Americans have every reason to count their blessings this Thanksgiving. I know, I know. We feel like we’re at odds with each other, and nothing is getting done. There must be something to be grateful for, as 96% of Americans are celebrating the Thanksgiving holiday this year. More than 70% of us will gather at tables with 5+ people in attendance.
Americans have a history of being thankful as a nation. After British General John Burgoyne surrendered to us Americans, the Continental Congress thought it would be good to set aside a day of Thanksgiving. General George Washington agreed. He proclaimed December 18, 1777, as a national day to give thanks.
As I learned this, I thought of those caravans, especially the women and children, who were traveling through the southern border. Today, there is an improvement. These people are being appropriately directed as they walk, long before they endure a harrowing 2000 mile journey to the border. Their petitions are heard. They are being given the proper channels and a legal path to citizenship with provisions much safer than spending their life savings with coyotes or being housed in overcrowded and medically unsafe conditions at our southern border. I am thankful for the partnership of Guatemala and Mexico in this endeavor.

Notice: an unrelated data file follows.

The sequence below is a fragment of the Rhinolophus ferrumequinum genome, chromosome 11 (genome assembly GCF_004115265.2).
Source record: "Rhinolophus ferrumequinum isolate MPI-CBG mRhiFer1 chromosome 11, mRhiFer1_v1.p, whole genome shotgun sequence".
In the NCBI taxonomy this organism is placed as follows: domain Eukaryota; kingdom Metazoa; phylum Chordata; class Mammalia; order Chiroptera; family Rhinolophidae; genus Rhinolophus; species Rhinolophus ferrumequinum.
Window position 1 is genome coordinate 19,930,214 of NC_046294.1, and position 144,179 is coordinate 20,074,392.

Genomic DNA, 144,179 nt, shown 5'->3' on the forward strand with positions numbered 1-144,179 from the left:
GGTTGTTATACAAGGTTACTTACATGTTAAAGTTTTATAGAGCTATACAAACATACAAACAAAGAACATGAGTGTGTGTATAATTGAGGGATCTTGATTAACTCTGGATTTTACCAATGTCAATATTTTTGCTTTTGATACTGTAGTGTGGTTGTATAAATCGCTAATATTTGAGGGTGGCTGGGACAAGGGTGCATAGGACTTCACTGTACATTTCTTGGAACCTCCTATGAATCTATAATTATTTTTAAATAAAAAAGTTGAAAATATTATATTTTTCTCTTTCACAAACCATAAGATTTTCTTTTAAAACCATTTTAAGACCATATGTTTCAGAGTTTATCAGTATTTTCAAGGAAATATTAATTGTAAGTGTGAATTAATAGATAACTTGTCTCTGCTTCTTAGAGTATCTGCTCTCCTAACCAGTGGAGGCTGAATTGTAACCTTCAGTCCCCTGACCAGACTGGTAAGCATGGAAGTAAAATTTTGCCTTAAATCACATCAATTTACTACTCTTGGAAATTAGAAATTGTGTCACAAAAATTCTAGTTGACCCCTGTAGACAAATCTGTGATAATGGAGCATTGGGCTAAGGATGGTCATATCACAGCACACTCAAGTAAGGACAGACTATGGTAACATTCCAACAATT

The now POTUS 1, George Washington, proclaimed November 26, 1789, as a national day of Thanksgiving. He wanted to recognize the hand of Providence in establishing the United States and our U.S. Constitution. For his part, Washington gave beer and food to imprisoned debtors in his city.
I was thinking about how thankful I am for the opportunity to teach the U.S. Constitution in my home and in other venues. While some consider this founding document to be old-fashioned, I say, “Don’t knock it ’till you’ve read it.” Also, I’m thankful for a country where there is freedom to worship, including the right to view and/or wear religious symbols and to pray publicly. I can acknowledge my Creator. For this, I am grateful.
There were other proclamations of Thanksgiving issued by Presidents Washington, Adams, and Madison. Finally, during the Civil War in 1863, President Abraham Lincoln initiated the regular practice of Thanksgiving.
I’m so thankful for the service of our American military forces. They are the finest on the planet! This year I’m grateful for their work to take down ISIS leader Abu Bakr al-Baghdadi. And who can forget our own special forces hero dog named Conan?
Yes, Americans have a tradition of being thankful. As you count your blessings, know that you follow in the historical line of your forefathers and fellow Americans in practicing an attitude of gratitude.
That’s Common Sense Civics and Citizenship.??